The Complaint here is devoid of any allegations that explain precisely what Bonutti’s spacers do, how they are used, or why the products or methods are unique within the medical industry. Nor does the Complaint contain specific allegations concerning the statements made in the alleged instructional materials that could be tied to the patented methods. Bonutti, in essence, asks the Court to “take its word for it” and infer that Globus’ instructional materials betray its knowledge that it was inducing acts that constitute infringement. While the Court is obligated at the motion to dismiss stage to view the facts in the light most favorable to Bonutti, see Phillips, 515 F.3d at 233, once again, Bonutti must allege some facts that can form the basis for this inference. See Twombly, 550 U.S. at 570. Bonutti has failed to do so with respect to the ’531 patent.

Finally, Bonutti’s claim that Globus was willfully blind to the fact that it was causing third parties to infringe the ’531 patent fails for the same reason. Bonutti alleges that “at a minimum, Globus Medical [took] deliberate actions to avoid confirming the high probability that medical practitioners have performed and continue to perform medical procedures . . . which . . . constitute infringement of the ’531 patent.” Id. ¶ 27. However, to state a claim for willful blindness, a plaintiff must plead facts demonstrating that the defendant: (1) subjectively believed there was a high probability a particular fact existed or was true, and (2) took deliberate actions to avoid learning of that fact. Global-Tech, 131 S.Ct. at 2070. To do so, “a plaintiff must identify affirmative actions taken by the defendant to avoid gaining knowledge of the patents-in-suit or of acts that constituted patent infringement.” Neology, 2014 WL 4675416, at *5 (citing MONEC Holding AG v. Motorola Mobility, Inc., 897 F.Supp.2d 225, 230 (D. Del. 2012)); see also Global-Tech, 131 S.Ct. at 2071 (holding that a standard of “deliberate indifference” is insufficient to allege willful blindness because that test “does not require active efforts by an inducer to avoid knowing about the infringing nature of the activities.”). Unlike the plaintiff in Global-Tech, who alleged that the defendant took specific affirmative actions such as obtaining a copy of the plaintiff’s product in Hong Kong so as to avoid receiving a model imprinted with a U.S. Patent identification and failing to inform its patent attorney that it had copied the plaintiff’s product, Bonutti has not alleged any facts showing affirmative acts to avoid knowing that it was inducing infringement of Plaintiff’s patents. Accordingly, the Court finds that Bonutti’s willful blindness claim must fail with respect to the ’531 patent.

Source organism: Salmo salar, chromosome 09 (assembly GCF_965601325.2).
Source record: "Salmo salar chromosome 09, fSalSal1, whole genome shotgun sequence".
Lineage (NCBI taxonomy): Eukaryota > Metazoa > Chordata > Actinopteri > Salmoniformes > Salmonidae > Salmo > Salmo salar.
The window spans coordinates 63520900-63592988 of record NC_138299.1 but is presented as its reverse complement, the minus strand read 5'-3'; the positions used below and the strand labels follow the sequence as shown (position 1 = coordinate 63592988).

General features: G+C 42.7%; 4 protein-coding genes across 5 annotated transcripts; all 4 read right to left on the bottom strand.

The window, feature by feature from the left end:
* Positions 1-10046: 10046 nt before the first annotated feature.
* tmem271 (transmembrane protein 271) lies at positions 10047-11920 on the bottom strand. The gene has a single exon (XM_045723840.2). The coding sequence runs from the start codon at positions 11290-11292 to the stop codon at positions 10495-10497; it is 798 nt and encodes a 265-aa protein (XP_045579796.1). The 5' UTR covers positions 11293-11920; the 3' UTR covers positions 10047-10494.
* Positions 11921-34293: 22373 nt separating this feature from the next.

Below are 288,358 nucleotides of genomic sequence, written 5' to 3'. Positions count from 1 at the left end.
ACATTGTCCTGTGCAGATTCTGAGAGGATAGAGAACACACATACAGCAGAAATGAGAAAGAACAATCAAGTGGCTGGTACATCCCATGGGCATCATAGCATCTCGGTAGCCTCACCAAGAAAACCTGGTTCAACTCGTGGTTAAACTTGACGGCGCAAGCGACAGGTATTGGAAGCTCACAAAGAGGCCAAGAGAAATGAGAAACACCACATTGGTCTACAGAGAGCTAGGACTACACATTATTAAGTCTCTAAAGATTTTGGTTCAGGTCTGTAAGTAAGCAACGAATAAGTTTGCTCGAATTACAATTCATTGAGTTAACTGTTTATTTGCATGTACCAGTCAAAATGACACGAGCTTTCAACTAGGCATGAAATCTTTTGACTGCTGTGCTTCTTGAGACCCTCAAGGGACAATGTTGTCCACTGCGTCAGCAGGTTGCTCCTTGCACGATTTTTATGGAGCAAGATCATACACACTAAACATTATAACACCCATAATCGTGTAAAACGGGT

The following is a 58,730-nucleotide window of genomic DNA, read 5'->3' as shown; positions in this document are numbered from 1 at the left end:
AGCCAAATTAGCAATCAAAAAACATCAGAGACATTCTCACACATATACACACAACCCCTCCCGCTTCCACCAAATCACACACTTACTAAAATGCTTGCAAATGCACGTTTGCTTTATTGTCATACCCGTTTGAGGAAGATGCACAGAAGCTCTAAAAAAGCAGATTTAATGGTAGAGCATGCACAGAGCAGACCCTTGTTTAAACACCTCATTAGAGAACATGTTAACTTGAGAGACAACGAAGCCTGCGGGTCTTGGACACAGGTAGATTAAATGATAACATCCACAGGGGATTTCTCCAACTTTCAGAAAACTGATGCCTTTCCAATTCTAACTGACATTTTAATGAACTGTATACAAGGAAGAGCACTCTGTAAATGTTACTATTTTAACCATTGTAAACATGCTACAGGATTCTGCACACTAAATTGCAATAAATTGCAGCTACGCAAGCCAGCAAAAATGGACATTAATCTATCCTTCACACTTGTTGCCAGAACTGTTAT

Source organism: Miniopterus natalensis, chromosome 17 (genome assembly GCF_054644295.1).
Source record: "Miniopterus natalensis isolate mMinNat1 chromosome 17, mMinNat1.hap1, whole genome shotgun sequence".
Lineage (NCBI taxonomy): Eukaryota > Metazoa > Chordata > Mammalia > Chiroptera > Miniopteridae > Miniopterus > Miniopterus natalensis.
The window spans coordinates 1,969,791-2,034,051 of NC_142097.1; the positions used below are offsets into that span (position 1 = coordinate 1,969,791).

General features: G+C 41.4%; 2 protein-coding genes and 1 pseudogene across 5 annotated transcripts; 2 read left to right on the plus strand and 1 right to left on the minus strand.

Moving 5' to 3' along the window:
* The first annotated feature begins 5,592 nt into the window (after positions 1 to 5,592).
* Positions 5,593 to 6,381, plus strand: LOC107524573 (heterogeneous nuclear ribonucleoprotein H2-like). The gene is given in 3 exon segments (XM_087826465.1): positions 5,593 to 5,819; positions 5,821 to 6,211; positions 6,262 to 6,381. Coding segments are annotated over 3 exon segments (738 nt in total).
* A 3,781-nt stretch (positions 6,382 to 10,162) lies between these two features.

The ’063, ’385, ’066, ’944, and ’363 Patents: As for the remaining patents, Bonutti alleges that Globus had knowledge of the infringing nature of its products and methods at least as of the filing of the Complaint. Am. Compl. ¶¶ 35, 48, 62, 76, 90; Opp’n at 13. From this, Bonutti extrapolates that Globus obtained knowledge as of December 19, 2014 (the date it filed its amended complaint), that it was inducing medical practitioners to infringe the Asserted Patents. See Opp’n at 14. While it is possible for a complaint to put a defendant on notice of both the patents and the way in which its products and/or methods are alleged to infringe those patents such that the defendant could be deemed to have knowledge that it was inducing acts that constitute direct infringement, see Laser Dynamics, Inc. v. Quanta Computer, Inc., 694 F.3d 51, 60 (Fed. Cir. 2012), that is not the case here, where, as discussed throughout, the Complaint contains only conclusory allegations that do not explain to Globus how its products and methods infringe the Asserted Patents, or how it is inducing third parties to use those products and methods in an infringing manner. See Neology, 2014 WL 4675316, at *5 (“Although the Accused Products were identified in the Complaint and in the FAC [First Amended Complaint], neither document sets out factual allegations regarding how these products are said to infringe the Asserted Patents when utilized by the respective alleged direct infringers. If there are insufficient allegations in the FAC of pre-suit knowledge of infringement, nothing in the pleadings gave [defendant] any additional post-suit notice as to this element.”); MONEC, 897 F.Supp.2d at 235 (granting motion to dismiss claims of induced infringement based on post-suit knowledge “because the first amended complaint fails to supply any factual allegations that would convert the post-suit knowledge into a plausible allegation of knowledge of the infringing use”). While the Complaint identifies the six Asserted Patents and names a number of Globus’ products that allegedly infringe these patents, it contains no explanation as to how Globus’ products infringe Bonutti’s patents or how medical professionals’ use of those products constitute infringement.